Friday, 3 April 2020
Interview: Chic & Tabatha Cicero of the Golden Dawn
Lea: My first question for readers who may not be aware of this is what got you involved into the occult?
Chic: I had been studying ceremonial magic for a number of years. During the 1960s I worked with Francis Barrett’s text The Magus, based on Agippa’s Three Books of Occult Philosophy. I was particularly fond of talismanic magic. Then in the early 1970s I came across the book The Golden Dawn by Israel Regardie. After paging through it, I knew that I had found my path. I was very impressed with the ceremonies and the quality of work that the Golden Dawn produced. It just felt right to me. Here was a system of magic that was effective and beautiful, I felt like I had just discovered a new purpose in my life.
Tabatha: I have always had a very strong sense of the Divine Presence and a keen interest in comparative religion, the occult, and esoteric subjects of all stripes. In the early 1980s I came across Israel Regardie’s book The Golden Dawn in a Walden's book store in San Angelo, Texas. It was the blue hard-cover Llewellyn edition. I browsed through the pages and thought to myself, “This is the only book on magic that I will ever need.” I had $38 in my pocket, and the price was around $37.50. I considered this a good sign. When I looked at the ritual of the Pentagram, I was immediately attracted to the organization of the workings. The invocation of the archangels had me hooked immediately. The very first time I performed the LBRP and visualized the four archangels around me, there was no turning away from the system. I had to know more.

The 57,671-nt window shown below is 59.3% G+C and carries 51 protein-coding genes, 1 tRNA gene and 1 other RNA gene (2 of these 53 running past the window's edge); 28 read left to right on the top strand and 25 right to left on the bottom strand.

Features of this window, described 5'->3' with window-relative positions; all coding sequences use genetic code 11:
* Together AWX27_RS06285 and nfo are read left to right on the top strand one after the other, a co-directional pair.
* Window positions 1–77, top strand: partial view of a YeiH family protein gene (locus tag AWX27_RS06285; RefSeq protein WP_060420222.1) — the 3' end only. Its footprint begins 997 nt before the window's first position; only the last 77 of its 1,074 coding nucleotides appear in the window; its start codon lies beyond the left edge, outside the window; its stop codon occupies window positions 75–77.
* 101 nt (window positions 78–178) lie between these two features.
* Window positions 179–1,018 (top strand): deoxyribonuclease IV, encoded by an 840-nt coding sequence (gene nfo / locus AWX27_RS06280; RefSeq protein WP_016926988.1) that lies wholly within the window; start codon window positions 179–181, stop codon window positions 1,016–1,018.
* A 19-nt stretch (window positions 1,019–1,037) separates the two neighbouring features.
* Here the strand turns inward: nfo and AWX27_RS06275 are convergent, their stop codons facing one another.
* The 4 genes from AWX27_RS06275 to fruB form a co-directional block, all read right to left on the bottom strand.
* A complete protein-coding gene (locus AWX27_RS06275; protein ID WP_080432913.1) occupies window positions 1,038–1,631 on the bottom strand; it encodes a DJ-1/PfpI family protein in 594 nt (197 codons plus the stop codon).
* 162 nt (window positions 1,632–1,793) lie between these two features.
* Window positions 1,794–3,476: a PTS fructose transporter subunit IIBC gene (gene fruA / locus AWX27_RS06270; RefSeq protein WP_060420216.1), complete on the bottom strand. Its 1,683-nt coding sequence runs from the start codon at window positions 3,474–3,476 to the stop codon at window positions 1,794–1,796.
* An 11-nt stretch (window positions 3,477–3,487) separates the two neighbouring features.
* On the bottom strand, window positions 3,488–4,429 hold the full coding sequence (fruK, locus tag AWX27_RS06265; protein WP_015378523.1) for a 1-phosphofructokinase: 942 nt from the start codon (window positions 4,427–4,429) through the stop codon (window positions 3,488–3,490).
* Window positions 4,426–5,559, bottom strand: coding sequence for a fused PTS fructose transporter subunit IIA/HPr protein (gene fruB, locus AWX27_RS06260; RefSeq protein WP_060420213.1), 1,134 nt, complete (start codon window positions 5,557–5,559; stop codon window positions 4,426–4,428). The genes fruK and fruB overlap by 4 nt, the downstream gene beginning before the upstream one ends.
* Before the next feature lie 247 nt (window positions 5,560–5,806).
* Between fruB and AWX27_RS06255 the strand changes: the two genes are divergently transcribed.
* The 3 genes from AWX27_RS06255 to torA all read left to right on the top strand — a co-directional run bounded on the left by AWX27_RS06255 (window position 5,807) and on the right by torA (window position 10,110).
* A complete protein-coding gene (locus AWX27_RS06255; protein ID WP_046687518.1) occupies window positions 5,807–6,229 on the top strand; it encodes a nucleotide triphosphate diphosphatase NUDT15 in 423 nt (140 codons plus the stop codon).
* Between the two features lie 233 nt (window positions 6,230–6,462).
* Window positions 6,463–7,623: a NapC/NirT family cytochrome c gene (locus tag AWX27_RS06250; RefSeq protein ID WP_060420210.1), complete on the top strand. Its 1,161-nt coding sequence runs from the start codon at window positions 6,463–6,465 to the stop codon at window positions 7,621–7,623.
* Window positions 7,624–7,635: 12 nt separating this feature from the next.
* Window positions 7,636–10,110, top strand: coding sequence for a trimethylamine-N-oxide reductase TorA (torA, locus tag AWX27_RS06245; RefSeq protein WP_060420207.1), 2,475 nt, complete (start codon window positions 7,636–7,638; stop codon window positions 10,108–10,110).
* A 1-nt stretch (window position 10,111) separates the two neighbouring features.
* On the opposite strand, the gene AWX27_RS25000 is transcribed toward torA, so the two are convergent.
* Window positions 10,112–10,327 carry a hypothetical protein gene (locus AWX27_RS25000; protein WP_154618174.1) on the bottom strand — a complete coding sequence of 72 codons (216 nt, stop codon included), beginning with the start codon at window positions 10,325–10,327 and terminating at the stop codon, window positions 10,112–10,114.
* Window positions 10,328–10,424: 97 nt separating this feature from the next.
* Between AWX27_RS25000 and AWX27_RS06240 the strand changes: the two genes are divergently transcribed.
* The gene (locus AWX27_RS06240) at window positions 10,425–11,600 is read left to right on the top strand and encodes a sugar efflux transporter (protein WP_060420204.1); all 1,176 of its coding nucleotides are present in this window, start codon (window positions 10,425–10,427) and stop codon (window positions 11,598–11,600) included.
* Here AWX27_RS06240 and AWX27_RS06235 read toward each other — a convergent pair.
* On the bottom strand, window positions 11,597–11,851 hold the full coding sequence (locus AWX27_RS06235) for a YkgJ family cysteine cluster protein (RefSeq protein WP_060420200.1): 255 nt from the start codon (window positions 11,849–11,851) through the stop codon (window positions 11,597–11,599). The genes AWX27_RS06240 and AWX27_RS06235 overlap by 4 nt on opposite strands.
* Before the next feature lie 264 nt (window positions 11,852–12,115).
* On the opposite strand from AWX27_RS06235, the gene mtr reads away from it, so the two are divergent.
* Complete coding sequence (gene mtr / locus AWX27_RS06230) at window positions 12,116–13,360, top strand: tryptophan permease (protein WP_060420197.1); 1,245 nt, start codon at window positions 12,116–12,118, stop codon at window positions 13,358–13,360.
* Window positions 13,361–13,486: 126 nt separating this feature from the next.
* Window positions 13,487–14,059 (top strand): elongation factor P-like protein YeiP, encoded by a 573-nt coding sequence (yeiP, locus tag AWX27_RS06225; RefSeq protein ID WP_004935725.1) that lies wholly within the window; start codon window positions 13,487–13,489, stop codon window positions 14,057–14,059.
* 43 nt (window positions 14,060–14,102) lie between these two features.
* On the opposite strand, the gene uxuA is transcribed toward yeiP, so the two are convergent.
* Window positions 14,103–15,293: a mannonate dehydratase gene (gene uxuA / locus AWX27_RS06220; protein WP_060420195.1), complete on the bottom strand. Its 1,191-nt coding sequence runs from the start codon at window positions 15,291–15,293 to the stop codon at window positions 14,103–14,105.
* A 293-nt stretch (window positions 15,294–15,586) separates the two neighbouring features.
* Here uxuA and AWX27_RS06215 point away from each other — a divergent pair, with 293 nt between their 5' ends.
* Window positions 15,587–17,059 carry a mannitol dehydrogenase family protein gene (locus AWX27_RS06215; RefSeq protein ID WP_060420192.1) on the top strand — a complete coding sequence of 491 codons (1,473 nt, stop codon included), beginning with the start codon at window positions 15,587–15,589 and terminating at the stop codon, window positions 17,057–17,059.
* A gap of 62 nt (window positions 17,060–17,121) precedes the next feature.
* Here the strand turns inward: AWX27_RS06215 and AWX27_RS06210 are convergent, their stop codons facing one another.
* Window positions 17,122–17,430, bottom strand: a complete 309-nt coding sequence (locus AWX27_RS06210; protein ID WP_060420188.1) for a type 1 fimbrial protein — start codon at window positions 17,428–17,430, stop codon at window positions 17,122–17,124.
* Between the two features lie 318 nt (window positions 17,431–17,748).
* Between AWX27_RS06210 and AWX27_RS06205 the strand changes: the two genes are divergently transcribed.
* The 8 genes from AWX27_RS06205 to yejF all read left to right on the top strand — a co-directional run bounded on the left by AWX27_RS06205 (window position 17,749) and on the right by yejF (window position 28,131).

Lea: After discovering the occult through these books what was the next step in your journey?
Chic: In 1968, I was traveling around the country with my ex-wife, who was a professional dancer. At that time, I was making jewelry, props, and elaborate costumes for dancers. We had a two-week engagement in Columbus, Georgia. One night while we were there, I had a very moving mystical experience. I was directed to bury a talisman in the center of a crossroads. This was easy to do, because a new main road was under construction at the time. So, I took my personal talisman, which was dedicated to the god Indra, and which I had carried with me for ten years, and buried it in the middle of Victory Drive. We continued to travel for a couple of years.
We were back in Buffalo when one night I got a phone call from someone who had heard from a friend that I was interested in buying a nightclub. This person had just taken over a nightclub and needed a partner to run it. This club was called the Inferno Club, and it was located in Columbus, Georgia. So in the early 1970s, I found myself being drawn to the city where I had buried my talisman years before. It wasn’t long before I became sole owner of the Inferno Club. My business was going well, and it gave me the resources and time that I needed to begin building a Golden Dawn Temple. In 1977, I rented an old house that would be used only for the temple.